Potatoes potatoes everywhere and not a one is cooked
October 2, 2006 10:23 AM   Subscribe

QUICK!!! I need help baking about 50 potatoes in 1 oven!!!

I need to bake 50 potatoes, to be ready to serve all at once tonight. How can I do this? How long should I bake them.... What temp... I need step by step if possible, including keeping them warm if I need to do more than one smaller batch at a time. I've never cooked this many at once before!!! Thanks for all your help!!
posted by tdreyer1 to Food & Drink (22 answers total)
Take a breath- unless your oven is really small, I don't see why you won't be able to cook them all at once.
posted by ThePinkSuperhero at 10:31 AM on October 2, 2006 [1 favorite]

Microwave them for 7-8 minutes, wrap them in foil, then finish them in a 400-degree oven for 10-15 minutes prior to serving. That's how most restaurants manage. Put as many in at once as you can fit.
posted by briank at 10:39 AM on October 2, 2006

Do you have two racks for the oven? Space them far enough apart that you can put potatoes on each rack. This way, you'll be able to leave space between each potato to promote air circulation in the oven (more even cooking).

But I'm not completely sure why you're panicking. It's a lot, sure, but I don't think it will require any special treatment.
posted by raedyn at 10:41 AM on October 2, 2006

(I'm not a commerical cook though, so what do I know?)
posted by raedyn at 10:52 AM on October 2, 2006

Wash and wrap each one in foil (dull side out) and pierce with several fork holes if potatoes are more than 4 oz., lay 'em directly on the racks, and bake at 350 degrees F. Typically you bake small numbers of average sized russet potatoes for an hour like this, but with 50, you're going to need to plan to extend that time by 15 to 30 minutes, so start ahead of time by at least an hour and half. You are, after all, asking your oven to bring 15 to 20 pounds of mass up to cooking temperature (assuming average sized potatoes), and that will take an ordinary oven a little time. You can keep the potatoes warm in the oven, for up to 30 minutes or more, by shutting off the oven a bit before the potatoes are fully done (test with fork), and letting the residual heat of the oven finish them, while keeping them warm.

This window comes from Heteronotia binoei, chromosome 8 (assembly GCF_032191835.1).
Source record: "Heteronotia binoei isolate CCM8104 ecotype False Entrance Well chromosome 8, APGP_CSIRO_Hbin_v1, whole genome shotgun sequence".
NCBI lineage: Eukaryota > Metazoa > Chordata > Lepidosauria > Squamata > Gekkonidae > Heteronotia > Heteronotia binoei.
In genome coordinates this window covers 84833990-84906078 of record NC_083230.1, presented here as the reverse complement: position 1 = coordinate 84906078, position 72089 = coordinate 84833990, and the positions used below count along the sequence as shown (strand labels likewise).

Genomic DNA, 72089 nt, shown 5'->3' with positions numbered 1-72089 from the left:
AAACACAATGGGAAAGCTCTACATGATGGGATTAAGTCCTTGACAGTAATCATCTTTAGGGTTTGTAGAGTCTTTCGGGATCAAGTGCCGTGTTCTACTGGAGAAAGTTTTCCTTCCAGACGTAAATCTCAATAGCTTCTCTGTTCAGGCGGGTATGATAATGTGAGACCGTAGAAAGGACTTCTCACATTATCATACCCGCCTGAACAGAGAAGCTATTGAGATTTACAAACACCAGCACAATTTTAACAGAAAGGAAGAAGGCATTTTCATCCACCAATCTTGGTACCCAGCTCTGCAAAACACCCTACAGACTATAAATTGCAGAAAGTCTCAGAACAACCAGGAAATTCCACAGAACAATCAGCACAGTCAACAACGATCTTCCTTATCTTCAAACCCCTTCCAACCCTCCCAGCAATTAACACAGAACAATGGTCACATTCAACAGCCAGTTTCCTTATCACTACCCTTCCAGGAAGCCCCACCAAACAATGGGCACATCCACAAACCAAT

If you prefer to coat the potatoes with oil before baking, you can skip the aluminum foil, as both oil and foil act to keep the potatoes from drying out while baking. But you will need a cookie sheet or something under them, to prevent making a mess of your oven, and this can problematic if you only have 2 racks, with this many potatoes.
posted by paulsc at 10:53 AM on October 2, 2006

1) put potatoes on rack

2) turn oven on to 200o to 300o

3) wait.

now, for specifics, it takes 45 minutes to properly bake a potato at 180o. If it was 5-10 potatoes, I'd say leave it at that temperature, but because you're doing so many more, the temp needs to be higher.

Just remember, it's really hard to (horribly) over-cook baked potatoes, so turn up the oven and keep them in there for a while. I'd say roll the taters once every hour.

If your potatoes are done after 1 or 2 hours, turn the temp down to low, and just keep them warm. A pan of water wouldn't go amiss, to keep the skins from drying out completely (but only once the potatoes are done).

IANAMFP (I Am Not a Mass Food Preparer), and I haven't ever cooked this many potatoes at once, so this is all a guess.

P.S. the microwave option will work, but if you microwave them 1 at a time, it'll take 7 hours to get through all 50 potatoes. 2 at a time will take 3.5... 4 at a time brings it down to a more reasonable 100 minutes.

I'd put 10 in the microwave for 10 minutes (be sure to rotate every 3/4 minutes), covered by a wet napkin (to keep the outside spuds from drying out.) You'll still need an hour or two to finish the potatoes, but microwaving does give you a nice head start.
posted by hatsix at 10:56 AM on October 2, 2006

ALWAYS POKE POTATOES WITH A FORK BEFORE BAKING. You don't want asploded potato bits everywhere, do you? They don't do this every time, but once is enough to hammer home the lesson for life. Poke with a knife, fork whatever. But please, poke.

Also, I think baked potatoes are best when you use both butter/oil AND foil -- first butter them, then wrap in foil. The skins will be moist and delicious.

it takes 45 minutes to properly bake a potato at 180o

That's 180 degrees Centigrade. You'll want about 350 degrees Farenheit.
posted by croutonsupafreak at 11:06 AM on October 2, 2006 [2 favorites]

Microwave them for 7-8 minutes, wrap them in foil, then finish them in a 400-degree oven for 10-15 minutes prior to serving. That's how most restaurants manage. Put as many in at once as you can fit.